A new startup aims to revolutionize food storage and storage with technology that keeps meat, fish and other foods fresh at extremely low temperatures, without freezing or hardening them.
“More than a third of the food we produce now is simply wasted or lost in some way. This has a lot to do with how we store food and how we store it, "he says Paul Levins , co-founder of EverCase, this is the name of the company.
Fresh and elastic foods
EverCase's technology, in short, is able to keep the food, preventing it from becoming a piece of ice, even at temperatures as low as -12 ° C. The special containers that are the strong point of the startup can house anything from whole fish to steaks and berries, and can be stored in normal freezers.
Levins and his partner, CEO and co-founder Chris Somogyi, were intrigued by a technology developed by Soojin Jun, professor at the University of Hawaii. Jun's Food Processing Lab studies ways to preserve fresh foods by supercooling.
How does the system work?
As you know, when food freezes, ice crystals damage cell structures. This also makes a difference when we eat: it's the reason why a frozen steak tastes ... frozen, it doesn't taste the same as fresh food.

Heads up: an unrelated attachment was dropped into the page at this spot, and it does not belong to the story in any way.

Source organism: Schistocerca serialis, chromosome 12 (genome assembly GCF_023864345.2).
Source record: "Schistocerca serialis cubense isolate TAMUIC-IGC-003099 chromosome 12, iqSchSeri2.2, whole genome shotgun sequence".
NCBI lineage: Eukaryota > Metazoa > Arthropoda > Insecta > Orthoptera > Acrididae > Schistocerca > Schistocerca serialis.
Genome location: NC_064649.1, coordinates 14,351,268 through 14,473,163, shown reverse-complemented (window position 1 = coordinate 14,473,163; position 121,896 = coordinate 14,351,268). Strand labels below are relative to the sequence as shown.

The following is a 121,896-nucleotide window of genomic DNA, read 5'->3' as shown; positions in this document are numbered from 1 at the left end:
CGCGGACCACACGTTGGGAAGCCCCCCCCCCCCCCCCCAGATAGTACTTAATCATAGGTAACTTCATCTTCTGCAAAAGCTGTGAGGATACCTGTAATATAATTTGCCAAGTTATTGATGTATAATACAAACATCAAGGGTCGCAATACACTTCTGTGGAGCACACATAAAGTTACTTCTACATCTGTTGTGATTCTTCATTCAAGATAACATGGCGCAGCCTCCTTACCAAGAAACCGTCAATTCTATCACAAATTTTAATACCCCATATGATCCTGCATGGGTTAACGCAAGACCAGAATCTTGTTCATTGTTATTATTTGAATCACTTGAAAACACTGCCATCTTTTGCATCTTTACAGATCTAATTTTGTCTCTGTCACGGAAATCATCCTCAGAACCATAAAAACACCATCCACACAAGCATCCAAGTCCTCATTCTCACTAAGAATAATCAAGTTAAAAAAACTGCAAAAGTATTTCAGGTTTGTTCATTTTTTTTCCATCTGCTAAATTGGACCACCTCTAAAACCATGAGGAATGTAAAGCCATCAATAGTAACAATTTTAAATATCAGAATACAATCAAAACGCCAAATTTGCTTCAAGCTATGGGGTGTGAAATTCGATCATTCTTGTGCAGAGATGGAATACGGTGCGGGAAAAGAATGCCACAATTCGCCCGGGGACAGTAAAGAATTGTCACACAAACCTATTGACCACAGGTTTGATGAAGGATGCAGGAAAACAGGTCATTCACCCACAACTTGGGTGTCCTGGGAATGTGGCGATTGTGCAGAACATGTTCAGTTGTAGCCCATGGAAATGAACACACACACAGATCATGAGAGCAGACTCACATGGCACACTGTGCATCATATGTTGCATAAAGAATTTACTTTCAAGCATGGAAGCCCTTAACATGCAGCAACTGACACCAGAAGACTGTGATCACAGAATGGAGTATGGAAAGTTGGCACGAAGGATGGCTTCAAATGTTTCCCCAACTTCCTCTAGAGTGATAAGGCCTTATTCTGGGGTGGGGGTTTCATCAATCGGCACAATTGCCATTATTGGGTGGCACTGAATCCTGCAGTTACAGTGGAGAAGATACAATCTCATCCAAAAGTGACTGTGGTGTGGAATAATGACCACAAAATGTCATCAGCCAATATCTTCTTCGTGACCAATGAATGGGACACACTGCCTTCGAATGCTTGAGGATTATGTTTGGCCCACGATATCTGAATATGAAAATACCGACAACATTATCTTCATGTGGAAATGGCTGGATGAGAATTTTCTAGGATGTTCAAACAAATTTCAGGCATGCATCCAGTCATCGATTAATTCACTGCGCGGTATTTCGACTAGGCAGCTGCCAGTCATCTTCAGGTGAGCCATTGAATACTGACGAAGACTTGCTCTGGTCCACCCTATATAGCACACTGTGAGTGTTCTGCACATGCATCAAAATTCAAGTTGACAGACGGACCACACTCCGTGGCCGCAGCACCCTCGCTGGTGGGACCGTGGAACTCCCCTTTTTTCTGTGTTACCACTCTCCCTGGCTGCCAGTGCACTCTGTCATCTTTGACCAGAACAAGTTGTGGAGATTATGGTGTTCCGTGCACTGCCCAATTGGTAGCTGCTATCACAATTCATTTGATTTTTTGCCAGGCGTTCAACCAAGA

At low temperatures, Jun discovered how to prevent the formation of ice crystals in food by using electric and magnetic fields to make food "resist" freezing as it is chilled.
A result that required years of experiments with electric fields. And even when researchers found the right key to making this technology work, they didn't quite understand their exact influence on ice formation.
But there will be time to understand, right? Meanwhile, the system does what it needs to do. The cold chain for keeping fresh food could be revolutionized. Take a look for yourself.
The next steps
Bringing this technology to large-scale industrial application presents several hurdles. For example, the strength of electromagnetic fields decreases with distance from the source. It might be worth a try, though: there is another large extension of the shelf life of fresh foods at stake. With a similar technology we could have any food at any time of the year and with characteristics much closer to the original ones.
Before the future brings us home electromagnetic refrigerators, however, EverCase is ready for the corporate market. After testing over 20 prototypes, the startup has one ready for food producers and freight forwarders.
The advantages? Two come to mind. The first, immediate: another blow to food waste, which we would be able to further reduce. The second: who said that this technology only works for fresh food? I have an idea (and even EverCase founders themselves) that it could be very useful for storing organs and tissues for transplantation.
If they are roses, they will freeze. Indeed no.